The tradition of Lent can be traced back to the 2nd century. During this season, new Christians would prepare for baptism through fasting and study. By the year 325 AD, the time of preparation had been extended to 40 days and entire congregations practiced Lenten disciplines as a sign of Christian discipleship. Church consensus determined that the Lenten period of renewal should correspond to Christ’s forty-day fast. These Christians counted forty days back from Easter (excluding Sundays), to determine the time frame of the Lenten journey.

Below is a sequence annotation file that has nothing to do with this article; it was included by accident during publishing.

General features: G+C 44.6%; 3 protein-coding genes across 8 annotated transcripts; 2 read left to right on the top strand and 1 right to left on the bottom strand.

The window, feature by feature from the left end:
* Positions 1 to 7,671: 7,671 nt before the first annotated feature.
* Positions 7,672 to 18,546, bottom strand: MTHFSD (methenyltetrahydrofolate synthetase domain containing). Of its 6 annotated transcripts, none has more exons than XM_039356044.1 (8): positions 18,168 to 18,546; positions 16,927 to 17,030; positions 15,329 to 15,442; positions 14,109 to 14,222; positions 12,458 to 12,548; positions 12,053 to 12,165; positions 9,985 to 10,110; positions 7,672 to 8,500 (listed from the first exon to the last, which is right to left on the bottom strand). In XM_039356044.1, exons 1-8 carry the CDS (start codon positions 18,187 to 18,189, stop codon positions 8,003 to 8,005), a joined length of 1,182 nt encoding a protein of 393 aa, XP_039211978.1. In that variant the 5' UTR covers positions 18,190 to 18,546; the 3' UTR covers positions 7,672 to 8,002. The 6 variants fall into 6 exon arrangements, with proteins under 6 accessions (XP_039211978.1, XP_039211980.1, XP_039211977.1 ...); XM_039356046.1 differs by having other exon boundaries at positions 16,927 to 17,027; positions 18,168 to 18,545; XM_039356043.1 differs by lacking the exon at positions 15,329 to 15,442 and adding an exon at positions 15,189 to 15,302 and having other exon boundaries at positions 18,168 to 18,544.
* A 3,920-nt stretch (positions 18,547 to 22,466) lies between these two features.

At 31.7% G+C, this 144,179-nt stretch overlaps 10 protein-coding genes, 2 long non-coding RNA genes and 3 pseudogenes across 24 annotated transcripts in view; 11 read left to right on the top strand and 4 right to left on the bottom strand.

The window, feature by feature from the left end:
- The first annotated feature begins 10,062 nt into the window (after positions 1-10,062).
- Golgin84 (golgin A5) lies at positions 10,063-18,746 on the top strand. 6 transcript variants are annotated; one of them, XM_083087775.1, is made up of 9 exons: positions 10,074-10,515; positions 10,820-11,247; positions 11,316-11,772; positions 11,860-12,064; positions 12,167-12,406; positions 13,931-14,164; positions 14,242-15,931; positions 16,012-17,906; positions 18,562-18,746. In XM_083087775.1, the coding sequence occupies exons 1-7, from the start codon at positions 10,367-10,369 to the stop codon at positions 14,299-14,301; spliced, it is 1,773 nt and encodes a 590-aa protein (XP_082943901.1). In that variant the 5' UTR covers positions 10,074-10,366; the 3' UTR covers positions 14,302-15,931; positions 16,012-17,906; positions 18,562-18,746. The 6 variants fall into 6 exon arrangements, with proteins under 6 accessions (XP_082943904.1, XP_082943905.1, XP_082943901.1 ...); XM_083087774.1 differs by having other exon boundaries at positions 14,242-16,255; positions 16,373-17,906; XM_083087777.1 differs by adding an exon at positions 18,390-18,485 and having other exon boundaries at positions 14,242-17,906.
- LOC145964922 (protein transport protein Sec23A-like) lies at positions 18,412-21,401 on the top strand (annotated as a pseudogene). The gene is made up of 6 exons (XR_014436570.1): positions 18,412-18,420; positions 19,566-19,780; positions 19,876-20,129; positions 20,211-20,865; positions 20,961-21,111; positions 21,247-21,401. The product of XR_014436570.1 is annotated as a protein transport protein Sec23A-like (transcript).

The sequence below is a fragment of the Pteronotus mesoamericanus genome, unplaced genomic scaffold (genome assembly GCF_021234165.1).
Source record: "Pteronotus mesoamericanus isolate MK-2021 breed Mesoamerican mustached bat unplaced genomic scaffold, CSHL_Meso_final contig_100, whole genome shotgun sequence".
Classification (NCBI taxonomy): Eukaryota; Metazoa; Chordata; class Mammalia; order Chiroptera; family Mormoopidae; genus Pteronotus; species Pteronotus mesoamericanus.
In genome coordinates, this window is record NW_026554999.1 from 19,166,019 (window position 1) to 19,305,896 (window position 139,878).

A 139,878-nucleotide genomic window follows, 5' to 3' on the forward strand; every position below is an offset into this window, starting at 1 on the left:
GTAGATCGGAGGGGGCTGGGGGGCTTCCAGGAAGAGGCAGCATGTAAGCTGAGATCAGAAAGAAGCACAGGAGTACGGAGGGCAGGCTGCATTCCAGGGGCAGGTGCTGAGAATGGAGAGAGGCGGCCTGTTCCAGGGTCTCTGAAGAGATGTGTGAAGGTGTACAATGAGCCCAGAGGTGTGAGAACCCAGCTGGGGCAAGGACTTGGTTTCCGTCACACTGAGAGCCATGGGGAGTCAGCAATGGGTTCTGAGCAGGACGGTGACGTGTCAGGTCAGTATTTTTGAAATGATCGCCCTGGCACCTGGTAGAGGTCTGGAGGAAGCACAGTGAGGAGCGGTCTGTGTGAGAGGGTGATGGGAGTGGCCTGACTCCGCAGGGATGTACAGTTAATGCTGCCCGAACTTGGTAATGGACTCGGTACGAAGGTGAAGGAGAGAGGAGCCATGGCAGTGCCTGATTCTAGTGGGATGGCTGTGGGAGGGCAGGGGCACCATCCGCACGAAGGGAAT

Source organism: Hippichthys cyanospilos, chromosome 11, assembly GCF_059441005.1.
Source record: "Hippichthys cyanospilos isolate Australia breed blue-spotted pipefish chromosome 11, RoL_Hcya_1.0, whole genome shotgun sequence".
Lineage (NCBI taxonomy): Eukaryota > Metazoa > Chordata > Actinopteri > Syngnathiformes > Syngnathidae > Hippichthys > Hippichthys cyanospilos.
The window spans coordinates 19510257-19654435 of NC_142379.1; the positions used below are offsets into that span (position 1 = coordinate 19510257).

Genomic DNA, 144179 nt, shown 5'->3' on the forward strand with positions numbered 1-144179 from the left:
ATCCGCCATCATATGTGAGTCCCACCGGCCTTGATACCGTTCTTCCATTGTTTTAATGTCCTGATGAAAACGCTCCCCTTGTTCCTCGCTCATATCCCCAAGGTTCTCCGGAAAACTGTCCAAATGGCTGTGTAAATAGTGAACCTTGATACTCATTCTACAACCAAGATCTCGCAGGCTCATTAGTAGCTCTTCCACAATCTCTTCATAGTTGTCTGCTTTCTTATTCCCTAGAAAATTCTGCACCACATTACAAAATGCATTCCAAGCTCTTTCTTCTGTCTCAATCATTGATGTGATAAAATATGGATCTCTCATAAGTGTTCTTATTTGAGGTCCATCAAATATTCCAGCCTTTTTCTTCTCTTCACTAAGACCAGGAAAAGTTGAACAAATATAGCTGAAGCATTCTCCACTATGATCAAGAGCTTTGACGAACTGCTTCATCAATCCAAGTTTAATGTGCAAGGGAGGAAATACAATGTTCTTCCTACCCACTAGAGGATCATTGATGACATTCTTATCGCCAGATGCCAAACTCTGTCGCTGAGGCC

There is a “bright sadness” to the Lenten journey - a distinct awareness, begun with ashes, that we are frail. Lent begins on Ash Wednesday with an honest look at ourselves and the world. We are called to embrace humility and repentance instead of hubris and pride. Ashes remind us of our mortality and need of forgiveness.
We are on a journey toward Easter. What begins with ashes ends with resurrection.